Hennepin County officials are looking at leasing out part of the downtown Minneapolis morgue property in a deal that would provide new space for Minnesota Vikings gameday celebrations and give residents more access to the proposed Downtown East park.
The County Board will meet in a closed-door session Tuesday to mull whether to lease the downtown morgue parking lot to the Minnesota Sports Facilities Authority, the entity overseeing construction of the Vikings stadium next door. The arrangement would provide prime space to erect tents and other temporary structures for games and events, an activity that had threatened to block some public access to the park — now called the “Commons.”
“Getting tents off the Commons is a huge factor in maximizing public use and blows the doors wide open in terms of the number of publicly accessible days,” Council Member Jacob Frey said. “So basically, this is huge.”
Precisely how frequently the park is booked for the authority and Vikings has been controversial since it became clear last year it could be up to 80 days a year. One factor driving up that figure was the amount of time needed for just assembling and removing tents on the park — up to two extra days for each Vikings game.
“The idea is maybe we could put some of our tent structures [on the parking lot site] rather than all of them in the Commons area, to try to keep that a little bit more open,” said Michele Kelm-Helgen, chairwoman of the authority.
Under a 2014 agreement with the city, the authority may use the park for up to 40 days per year, not including any setup and deconstruction time. The Vikings can use it for up to 16 games, plus an additional 10 days. Even more days were booked for soccer games if the Vikings secured a Major League Soccer franchise, an effort they lost last month.
Vikings vice president Lester Bagley said the parking lot is “crucial” to the overall stadium district. Though its precise use hasn’t been decided, it may one day host entertainment and a variation on the traditional tailgating experience — since surface parking lots are being gobbled up.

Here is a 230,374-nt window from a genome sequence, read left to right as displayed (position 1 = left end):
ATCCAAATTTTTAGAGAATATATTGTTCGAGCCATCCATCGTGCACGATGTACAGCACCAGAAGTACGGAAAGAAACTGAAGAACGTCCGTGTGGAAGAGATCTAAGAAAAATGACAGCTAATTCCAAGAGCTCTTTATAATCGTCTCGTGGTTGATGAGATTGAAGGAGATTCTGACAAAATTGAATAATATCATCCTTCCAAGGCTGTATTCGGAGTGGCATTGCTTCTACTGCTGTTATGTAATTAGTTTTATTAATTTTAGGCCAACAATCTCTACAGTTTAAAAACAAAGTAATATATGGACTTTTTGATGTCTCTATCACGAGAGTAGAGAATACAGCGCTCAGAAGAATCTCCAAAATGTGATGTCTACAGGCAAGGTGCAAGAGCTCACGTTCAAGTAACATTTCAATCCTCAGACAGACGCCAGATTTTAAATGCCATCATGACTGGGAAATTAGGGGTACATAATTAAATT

But perhaps more important, unlike the Commons, the lot isn’t separated from the stadium by a light-rail line.
“Every 90 seconds there’s going to be a train coming from one direction or another,” Bagley said. “So the fact that this space is east of the LRT and it is more directly and physically connected to the [stadium] plaza, it will be more directly engaged as part of the gameday experience.”
The agreement is not a done deal. County Commissioner Peter McLaughlin said it may hinge on the terms of the agreement, including whether the county could reclaim the space in the event it’s needed for expansion of the morgue or the crime lab.
“The property is probably more valuable to us than it is to almost anybody else because of its adjacency to the hospital and to the other facilities that we have,” McLaughlin said.
Council Member Cam Gordon, who has been critical of the nonpublic commitments of the Commons, said the possible leasing arrangement was a step in the right direction. He would like to go a step further and remove the extra days from the Commons agreement, if they aren’t needed.
“I think this would be a great opportunity to relook at the agreement details and spell out these changes so it’s clear,” Gordon said.
More details about the possible design of the Commons will be unveiled Wednesday at 6 p.m. in the Mill City Museum. The “draft alternative approaches” will be presented by Hargreaves Associates, the firm designing the space.